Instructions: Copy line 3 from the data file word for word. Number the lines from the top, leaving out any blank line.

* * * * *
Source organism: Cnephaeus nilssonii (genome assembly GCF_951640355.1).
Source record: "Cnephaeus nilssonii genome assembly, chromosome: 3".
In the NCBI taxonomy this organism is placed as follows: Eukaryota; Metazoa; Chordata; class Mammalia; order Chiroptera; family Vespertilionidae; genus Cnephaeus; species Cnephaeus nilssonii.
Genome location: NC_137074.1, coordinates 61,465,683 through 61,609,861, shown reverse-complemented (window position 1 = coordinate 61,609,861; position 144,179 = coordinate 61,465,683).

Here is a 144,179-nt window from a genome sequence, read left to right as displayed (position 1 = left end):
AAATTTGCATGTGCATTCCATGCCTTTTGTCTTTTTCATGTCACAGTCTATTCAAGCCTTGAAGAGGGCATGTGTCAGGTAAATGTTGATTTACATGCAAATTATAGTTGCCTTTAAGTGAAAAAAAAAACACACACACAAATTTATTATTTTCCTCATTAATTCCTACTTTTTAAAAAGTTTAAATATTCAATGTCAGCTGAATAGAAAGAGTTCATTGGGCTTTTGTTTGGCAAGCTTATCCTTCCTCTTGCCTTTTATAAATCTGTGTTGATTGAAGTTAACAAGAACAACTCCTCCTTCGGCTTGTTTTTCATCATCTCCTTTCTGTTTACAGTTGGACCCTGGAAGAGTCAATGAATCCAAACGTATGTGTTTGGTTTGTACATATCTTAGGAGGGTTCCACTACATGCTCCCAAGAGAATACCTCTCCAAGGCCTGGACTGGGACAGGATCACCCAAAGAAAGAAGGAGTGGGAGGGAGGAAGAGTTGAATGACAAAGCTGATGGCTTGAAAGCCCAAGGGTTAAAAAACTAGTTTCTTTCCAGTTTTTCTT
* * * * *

In the NCBI taxonomy this organism is placed as follows: Eukaryota; Metazoa; Chordata; class Mammalia; order Chiroptera; family Vespertilionidae; genus Cnephaeus; species Cnephaeus nilssonii.